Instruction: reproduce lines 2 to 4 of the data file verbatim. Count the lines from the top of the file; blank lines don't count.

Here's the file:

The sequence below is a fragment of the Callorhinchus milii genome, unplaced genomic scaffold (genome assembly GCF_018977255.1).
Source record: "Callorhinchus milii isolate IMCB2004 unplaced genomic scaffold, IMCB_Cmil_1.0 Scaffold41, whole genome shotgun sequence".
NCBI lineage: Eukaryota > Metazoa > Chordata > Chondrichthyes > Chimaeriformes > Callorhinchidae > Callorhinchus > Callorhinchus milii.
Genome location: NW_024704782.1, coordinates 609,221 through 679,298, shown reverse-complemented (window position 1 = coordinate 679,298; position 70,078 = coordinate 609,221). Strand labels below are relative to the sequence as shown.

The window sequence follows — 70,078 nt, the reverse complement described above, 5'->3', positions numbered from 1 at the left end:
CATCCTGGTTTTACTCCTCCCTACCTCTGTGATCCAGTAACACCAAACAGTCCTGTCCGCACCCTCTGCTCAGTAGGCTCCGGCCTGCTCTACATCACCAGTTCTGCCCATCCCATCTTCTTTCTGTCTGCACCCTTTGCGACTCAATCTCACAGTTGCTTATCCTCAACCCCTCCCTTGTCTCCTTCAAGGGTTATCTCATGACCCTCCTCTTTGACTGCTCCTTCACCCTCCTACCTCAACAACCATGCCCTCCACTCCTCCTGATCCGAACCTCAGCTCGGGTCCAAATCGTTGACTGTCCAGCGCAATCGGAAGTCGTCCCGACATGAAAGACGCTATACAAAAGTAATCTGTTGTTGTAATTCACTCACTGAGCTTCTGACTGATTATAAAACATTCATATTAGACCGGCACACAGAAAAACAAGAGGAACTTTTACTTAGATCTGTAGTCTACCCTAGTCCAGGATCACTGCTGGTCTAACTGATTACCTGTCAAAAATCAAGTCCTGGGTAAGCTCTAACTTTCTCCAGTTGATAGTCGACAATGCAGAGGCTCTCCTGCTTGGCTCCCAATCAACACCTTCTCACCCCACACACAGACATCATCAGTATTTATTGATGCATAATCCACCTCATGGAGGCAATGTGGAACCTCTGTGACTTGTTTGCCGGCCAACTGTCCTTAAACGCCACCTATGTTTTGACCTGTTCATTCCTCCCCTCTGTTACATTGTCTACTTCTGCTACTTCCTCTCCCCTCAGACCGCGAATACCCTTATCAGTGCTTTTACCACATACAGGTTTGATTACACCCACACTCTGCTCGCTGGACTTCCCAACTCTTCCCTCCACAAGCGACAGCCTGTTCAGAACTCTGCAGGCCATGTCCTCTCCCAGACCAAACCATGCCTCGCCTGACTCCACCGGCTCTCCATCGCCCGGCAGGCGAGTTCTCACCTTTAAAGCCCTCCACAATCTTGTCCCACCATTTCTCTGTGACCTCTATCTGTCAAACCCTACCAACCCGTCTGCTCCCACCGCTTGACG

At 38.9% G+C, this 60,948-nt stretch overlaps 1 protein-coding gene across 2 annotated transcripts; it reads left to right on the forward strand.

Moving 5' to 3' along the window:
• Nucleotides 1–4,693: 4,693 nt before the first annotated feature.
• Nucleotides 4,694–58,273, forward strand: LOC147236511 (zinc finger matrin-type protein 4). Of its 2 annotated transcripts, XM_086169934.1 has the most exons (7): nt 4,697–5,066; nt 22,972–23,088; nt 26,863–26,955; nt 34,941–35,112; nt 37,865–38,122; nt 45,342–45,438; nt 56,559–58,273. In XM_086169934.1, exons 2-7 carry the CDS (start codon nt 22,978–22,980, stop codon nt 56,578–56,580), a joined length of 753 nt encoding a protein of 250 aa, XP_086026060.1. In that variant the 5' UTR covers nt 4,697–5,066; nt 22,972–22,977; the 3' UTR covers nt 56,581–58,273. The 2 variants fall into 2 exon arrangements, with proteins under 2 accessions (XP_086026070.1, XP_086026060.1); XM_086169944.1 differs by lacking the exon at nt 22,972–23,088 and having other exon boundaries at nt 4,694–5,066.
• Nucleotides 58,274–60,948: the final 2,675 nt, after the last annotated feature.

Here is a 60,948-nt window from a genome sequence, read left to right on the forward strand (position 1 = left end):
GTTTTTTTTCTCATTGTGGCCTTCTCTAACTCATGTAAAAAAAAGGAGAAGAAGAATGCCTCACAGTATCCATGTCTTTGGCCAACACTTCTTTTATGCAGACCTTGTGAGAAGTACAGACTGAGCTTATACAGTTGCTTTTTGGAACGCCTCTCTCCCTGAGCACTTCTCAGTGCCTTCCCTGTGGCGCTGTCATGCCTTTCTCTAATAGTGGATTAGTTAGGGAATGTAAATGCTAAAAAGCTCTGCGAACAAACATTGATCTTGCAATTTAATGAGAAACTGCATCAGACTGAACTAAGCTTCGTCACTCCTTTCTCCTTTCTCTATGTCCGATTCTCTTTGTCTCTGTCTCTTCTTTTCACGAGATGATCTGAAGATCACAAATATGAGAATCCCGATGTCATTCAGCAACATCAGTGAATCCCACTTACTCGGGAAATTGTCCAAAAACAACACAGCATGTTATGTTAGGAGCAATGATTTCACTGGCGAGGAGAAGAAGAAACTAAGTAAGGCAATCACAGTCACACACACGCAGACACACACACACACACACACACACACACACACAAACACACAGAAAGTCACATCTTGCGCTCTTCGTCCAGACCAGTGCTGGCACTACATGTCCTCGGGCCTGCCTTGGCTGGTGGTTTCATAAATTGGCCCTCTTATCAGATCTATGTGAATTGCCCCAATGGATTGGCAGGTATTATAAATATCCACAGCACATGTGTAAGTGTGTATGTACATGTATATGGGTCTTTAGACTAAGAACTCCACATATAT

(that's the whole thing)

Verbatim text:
Source record: "Callorhinchus milii isolate IMCB2004 unplaced genomic scaffold, IMCB_Cmil_1.0 Scaffold41, whole genome shotgun sequence".
NCBI lineage: Eukaryota > Metazoa > Chordata > Chondrichthyes > Chimaeriformes > Callorhinchidae > Callorhinchus > Callorhinchus milii.
Genome location: NW_024704782.1, coordinates 609,221 through 679,298, shown reverse-complemented (window position 1 = coordinate 679,298; position 70,078 = coordinate 609,221). Strand labels below are relative to the sequence as shown.